Pawlenty, Doyle and other Midwest governors sign on to global warming pact
Cap and trade means setting an overall cap or limit on greenhouse gases, and then allowing companies to buy and sell the carbon allowances or credits. Businesses that move quickly to reduce emissions can sell their credits to companies that act more slowly.
The Midwest follows three other regional groups that are working cooperatively to create cap and trade markets. Individual states aren't big enough to make cap and trade markets work, but regional groupings are.
In Thursday's agreement, six governors -- including Minnesota's Tim Pawlenty and Wisconsin's Jim Doyle -- and the premier of Manitoba, agreed to create this kind of market. Three other states will help design it, but did not commit themselves to take part once it's set up.
Gov. Pawlenty said the cap-and-trade market is a good way to reduce pollution.
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"If you unleash the requirements and incentives and attractive features of a market, people will respond to it," he said. "Some will respond by reducing pollution directly. Others will respond by buying credits or offsets in the marketplace, with the ultimate same net effect."
Pawlenty said the regional action should push Congress and the president to create a national system.
Environmentalists seem to agree. Several regional environmental groups called the pact a historic step.
Bill Grant, from the Izaak Walton League in Minnesota, said the deal moves the state into a market envisioned last spring when the Minnesota legislature set carbon emission reduction goals. He said the participation by Illinois -- a coal-producing state -- is also a big step.
"Having coal states now involved in a greenhouse gas initiative like this is a very significant thing politically not only here in this region but on Capitol Hill. This could very well be the thing that breaks the logjam on federal legislation that really needs to move in this area as well."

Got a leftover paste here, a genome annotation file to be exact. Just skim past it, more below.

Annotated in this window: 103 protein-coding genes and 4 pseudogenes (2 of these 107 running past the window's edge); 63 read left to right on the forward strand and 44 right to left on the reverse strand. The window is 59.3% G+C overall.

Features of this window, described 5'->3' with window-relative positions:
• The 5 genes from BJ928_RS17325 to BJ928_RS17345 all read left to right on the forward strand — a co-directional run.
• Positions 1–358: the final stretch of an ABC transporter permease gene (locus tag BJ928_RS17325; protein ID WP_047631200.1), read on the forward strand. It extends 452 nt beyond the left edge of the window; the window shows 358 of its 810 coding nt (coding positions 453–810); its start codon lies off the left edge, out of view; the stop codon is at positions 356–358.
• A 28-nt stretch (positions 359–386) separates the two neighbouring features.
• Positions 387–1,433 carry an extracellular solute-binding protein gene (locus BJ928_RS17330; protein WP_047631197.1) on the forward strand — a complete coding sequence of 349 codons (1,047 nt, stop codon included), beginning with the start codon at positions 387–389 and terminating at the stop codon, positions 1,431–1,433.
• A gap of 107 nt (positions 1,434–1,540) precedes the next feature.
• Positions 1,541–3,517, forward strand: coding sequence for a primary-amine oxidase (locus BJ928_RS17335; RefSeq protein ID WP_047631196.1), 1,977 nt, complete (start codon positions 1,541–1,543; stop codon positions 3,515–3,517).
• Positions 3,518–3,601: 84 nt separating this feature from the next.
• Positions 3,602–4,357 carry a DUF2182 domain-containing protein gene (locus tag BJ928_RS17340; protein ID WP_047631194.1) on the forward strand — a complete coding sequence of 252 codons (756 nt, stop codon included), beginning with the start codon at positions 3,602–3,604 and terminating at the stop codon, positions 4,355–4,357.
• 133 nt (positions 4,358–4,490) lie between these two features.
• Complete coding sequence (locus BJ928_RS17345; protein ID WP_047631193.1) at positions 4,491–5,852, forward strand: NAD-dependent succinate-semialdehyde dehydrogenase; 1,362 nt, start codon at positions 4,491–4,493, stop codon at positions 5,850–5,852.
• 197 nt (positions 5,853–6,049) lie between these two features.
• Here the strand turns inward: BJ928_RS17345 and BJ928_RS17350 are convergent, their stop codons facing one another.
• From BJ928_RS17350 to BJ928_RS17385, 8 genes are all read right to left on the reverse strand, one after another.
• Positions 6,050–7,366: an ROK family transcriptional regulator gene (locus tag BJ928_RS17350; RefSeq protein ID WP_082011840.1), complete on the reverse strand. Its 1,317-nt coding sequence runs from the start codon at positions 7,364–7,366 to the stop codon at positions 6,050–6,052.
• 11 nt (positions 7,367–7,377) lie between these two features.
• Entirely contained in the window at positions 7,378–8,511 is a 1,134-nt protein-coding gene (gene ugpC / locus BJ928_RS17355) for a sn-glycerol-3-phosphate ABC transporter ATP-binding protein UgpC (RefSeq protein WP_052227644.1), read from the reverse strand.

But the environmentalists said there's lots of hard work yet to be done.
Keith Reopelle, from Clean Wisconsin, said the governors will have to convince their legislatures to set a target for carbon reductions that will be effective -- he said specifically 80% by mid-century. That matches the commitment made by the 2007 legislature.
Reopelle said the states shouldn't give away the store as they set up this market.
"It's critical that we have a public auction to distribute those credits, and not give them away for free to the polluters. We need to have auctions so we can lower the cost for the customers, for the people of the Midwest, and so we can reinvest the money in the lowest-cost solutions to attack global warming."
In addition to the carbon trading market, 10 out of the 12 Midwest governors agreed on broad goals to promote conservation and renewables.
The Midwest produces more greenhouse gases than many countries -- as a region, it's the number-five emitter in the world, and it produces about one quarter of the greenhouse gases in the U.S.
Both the governors and the environmentalists watching them said that means there's potential to make a big difference in global warming.